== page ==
“We had to scale it down a little bit because we had to move it over here. We’re kind of flooded out at my place,” Huggins said.
The new venue still offered plenty of the activities that traditionally are found at Trail’s Indian Day, including clothing contests for youth and adults inside a giant white tent.
During a break in the contest, Huggins presented Trail’s Kailani Osceola – the 2017-18 Jr. Miss Florida Seminole – with gifts, including patchwork clothing and roses as the community recognized Kailani’s accomplishment.
Outside, youngsters occupied their time by scaling a mountain climbing wall, sliding down giant inflatables, enjoying snow cones on a sweltering day and simply running around the grounds. Arts and crafts vendors with plenty of patchwork clothing on racks occupied the center of the camp. Food was served throughout the day, which included gatherings for breakfast, lunch and dinner.
— Kevin Johnson
Brighton made the most of its Indian Day celebration by turning it into a week chock-full of events.
From the first horseshoe toss on day one at Fred Smith Rodeo Arena to the last kayaker out of the water at Tucker Ridge and everything in between, there was just about something for everyone during the five days of celebration and friendly competition that concluded Oct. 7.
Some events normally held outdoors – such as the cypress and thatch runs – were shifted into the rodeo arena because of wet ball fields. The 5K run/walk finished just in time before more wet weather arrived.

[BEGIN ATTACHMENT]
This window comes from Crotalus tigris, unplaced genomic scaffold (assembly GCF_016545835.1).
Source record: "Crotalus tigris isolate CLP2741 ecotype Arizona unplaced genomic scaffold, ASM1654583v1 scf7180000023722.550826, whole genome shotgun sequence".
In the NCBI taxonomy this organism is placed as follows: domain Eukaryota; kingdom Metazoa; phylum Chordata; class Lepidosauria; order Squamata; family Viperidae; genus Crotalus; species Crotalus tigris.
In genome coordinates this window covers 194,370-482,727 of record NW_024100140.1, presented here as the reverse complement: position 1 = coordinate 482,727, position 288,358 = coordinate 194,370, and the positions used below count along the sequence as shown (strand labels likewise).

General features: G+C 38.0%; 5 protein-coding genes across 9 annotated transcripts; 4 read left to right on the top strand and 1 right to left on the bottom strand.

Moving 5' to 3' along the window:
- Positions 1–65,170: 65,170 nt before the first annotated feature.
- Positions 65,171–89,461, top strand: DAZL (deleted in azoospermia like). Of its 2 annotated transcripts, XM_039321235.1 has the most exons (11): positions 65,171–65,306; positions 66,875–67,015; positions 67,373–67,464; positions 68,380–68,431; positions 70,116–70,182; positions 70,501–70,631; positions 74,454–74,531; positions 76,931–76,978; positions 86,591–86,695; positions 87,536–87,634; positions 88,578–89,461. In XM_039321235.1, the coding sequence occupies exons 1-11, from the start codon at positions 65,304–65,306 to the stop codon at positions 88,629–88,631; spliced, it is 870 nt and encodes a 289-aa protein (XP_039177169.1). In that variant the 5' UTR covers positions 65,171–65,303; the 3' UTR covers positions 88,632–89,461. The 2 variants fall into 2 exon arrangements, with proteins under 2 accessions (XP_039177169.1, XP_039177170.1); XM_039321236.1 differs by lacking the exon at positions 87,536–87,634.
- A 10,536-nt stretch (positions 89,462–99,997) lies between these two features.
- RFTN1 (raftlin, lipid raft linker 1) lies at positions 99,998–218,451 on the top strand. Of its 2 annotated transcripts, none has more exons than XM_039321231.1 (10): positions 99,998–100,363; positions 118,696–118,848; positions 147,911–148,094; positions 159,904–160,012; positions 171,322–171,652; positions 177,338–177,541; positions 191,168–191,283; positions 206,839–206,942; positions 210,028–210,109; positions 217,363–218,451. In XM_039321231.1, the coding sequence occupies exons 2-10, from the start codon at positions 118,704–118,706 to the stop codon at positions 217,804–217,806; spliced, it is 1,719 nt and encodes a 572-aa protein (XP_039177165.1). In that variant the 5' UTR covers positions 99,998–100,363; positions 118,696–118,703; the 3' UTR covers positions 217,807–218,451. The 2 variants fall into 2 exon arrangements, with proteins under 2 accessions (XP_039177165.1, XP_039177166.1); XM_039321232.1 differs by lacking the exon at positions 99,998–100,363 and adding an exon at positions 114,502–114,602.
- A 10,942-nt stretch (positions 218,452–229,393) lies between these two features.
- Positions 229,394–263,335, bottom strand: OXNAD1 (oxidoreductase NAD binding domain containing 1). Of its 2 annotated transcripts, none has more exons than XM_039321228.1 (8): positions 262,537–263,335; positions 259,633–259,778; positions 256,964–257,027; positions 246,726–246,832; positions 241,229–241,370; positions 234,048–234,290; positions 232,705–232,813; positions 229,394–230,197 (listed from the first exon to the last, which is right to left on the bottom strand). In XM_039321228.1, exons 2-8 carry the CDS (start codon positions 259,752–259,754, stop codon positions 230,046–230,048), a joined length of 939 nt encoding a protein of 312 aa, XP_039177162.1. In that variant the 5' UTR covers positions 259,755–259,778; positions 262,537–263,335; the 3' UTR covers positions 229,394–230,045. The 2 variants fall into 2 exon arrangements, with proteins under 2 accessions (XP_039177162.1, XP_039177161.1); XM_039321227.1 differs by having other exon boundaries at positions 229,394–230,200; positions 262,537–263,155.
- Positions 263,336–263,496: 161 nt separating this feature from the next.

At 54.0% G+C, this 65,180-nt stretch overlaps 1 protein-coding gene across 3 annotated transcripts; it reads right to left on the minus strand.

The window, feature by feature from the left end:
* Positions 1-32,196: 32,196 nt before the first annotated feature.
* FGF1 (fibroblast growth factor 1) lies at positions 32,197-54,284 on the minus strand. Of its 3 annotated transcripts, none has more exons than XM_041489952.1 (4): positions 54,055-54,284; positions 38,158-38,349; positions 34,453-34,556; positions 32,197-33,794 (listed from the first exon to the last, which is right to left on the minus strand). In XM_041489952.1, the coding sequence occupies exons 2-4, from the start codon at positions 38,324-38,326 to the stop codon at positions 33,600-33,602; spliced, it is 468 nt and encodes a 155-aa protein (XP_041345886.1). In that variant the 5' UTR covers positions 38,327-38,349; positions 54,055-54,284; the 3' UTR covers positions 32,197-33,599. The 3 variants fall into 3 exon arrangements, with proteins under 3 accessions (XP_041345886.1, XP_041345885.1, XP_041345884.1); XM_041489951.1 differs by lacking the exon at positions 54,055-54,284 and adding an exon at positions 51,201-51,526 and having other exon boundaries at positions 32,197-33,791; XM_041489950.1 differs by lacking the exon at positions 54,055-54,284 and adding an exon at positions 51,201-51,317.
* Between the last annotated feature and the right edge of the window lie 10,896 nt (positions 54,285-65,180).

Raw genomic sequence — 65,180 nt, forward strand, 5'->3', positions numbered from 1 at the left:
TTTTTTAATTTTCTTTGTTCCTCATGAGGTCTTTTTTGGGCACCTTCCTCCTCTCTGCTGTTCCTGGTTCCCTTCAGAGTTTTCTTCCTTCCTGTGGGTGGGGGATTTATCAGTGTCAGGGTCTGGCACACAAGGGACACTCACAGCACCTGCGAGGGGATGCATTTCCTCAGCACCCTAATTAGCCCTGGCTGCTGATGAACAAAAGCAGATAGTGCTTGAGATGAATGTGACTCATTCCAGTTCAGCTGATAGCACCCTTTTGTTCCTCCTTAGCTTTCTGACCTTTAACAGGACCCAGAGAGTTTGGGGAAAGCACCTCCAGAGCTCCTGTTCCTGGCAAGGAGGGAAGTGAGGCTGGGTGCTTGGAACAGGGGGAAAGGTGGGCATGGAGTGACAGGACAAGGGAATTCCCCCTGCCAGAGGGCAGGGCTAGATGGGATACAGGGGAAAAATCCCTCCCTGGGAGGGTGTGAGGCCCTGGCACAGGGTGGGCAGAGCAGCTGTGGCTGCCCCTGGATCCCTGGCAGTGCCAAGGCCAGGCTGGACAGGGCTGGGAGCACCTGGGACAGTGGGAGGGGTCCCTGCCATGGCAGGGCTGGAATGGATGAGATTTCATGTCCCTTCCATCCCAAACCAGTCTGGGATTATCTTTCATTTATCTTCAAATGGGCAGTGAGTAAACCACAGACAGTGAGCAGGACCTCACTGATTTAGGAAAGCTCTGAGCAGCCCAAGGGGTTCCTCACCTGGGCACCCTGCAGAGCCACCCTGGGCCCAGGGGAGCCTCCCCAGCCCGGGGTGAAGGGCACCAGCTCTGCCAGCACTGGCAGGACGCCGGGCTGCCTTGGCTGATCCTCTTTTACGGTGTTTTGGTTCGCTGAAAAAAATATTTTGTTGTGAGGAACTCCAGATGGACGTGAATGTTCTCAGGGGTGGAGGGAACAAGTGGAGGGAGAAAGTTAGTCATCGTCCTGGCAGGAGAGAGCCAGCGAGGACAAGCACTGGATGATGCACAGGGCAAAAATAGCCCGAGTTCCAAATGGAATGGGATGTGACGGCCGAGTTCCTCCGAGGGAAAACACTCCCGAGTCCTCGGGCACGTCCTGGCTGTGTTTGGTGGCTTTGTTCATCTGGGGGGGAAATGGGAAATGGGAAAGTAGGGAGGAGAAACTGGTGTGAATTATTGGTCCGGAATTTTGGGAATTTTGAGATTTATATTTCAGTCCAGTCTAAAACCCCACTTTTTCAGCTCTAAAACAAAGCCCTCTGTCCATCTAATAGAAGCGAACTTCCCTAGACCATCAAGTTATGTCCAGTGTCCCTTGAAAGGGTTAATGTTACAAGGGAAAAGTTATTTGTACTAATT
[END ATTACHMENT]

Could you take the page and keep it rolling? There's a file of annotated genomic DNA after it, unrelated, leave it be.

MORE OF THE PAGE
The clothing completion on the fourth day was a popular draw as dozens of participants showcased their patchwork in front of judges from Fire Rescue at the Brighton Recreation gymnasium.
After he finished competing in the cypress run on the first night, Norman “Skeeter” Bowers said he passed up a chance to go see his beloved Florida State football team host the University of Miami in order to organize the fishing tournament, which started a busy final day with canoe and kayak races and a tug of war all on the agenda at Tucker Ridge.
— Kevin Johnson
Paul Buster’s musical talents with voice and guitar provided a relaxing and peaceful ambiance to Fort Pierce’s Indian Day celebration Sept. 22 at Chupco’s Landing. Buster performed while seated on the front porch of the ranch office as residents and guests participated in corn hole toss, horseshoes, ax throwing, skillet tossing and archery.
Children cooled off on a hot day by playing on large inflatables filled with water.
Breakfast, featuring spam, bacon, sausage and eggs, and lunch, including Indian tacos, Indian hot dogs and Indian burgers, were served at the ranch. The community dinner, with a menu consisting of pork chops, baked chicken, fry bread, pumpkin bread, cabbage and corn beef and rice, was held at the community center.
— Kevin Johnson